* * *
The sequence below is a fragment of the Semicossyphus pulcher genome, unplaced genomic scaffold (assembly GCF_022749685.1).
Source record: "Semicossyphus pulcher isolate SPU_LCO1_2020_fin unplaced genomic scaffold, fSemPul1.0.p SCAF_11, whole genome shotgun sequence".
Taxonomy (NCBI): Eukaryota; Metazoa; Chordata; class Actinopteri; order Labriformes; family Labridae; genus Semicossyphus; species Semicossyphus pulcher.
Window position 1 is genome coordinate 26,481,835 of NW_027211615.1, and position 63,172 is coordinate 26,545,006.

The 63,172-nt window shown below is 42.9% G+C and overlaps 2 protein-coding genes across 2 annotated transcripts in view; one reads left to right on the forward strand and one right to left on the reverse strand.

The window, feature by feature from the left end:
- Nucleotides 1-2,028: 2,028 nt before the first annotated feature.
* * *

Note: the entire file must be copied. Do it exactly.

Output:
The sequence below is a fragment of the Semicossyphus pulcher genome, unplaced genomic scaffold (assembly GCF_022749685.1).
Source record: "Semicossyphus pulcher isolate SPU_LCO1_2020_fin unplaced genomic scaffold, fSemPul1.0.p SCAF_11, whole genome shotgun sequence".
Taxonomy (NCBI): Eukaryota; Metazoa; Chordata; class Actinopteri; order Labriformes; family Labridae; genus Semicossyphus; species Semicossyphus pulcher.
Window position 1 is genome coordinate 26,481,835 of NW_027211615.1, and position 63,172 is coordinate 26,545,006.

The 63,172-nt window shown below is 42.9% G+C and overlaps 2 protein-coding genes across 2 annotated transcripts in view; one reads left to right on the forward strand and one right to left on the reverse strand.

The window, feature by feature from the left end:
- Nucleotides 1-2,028: 2,028 nt before the first annotated feature.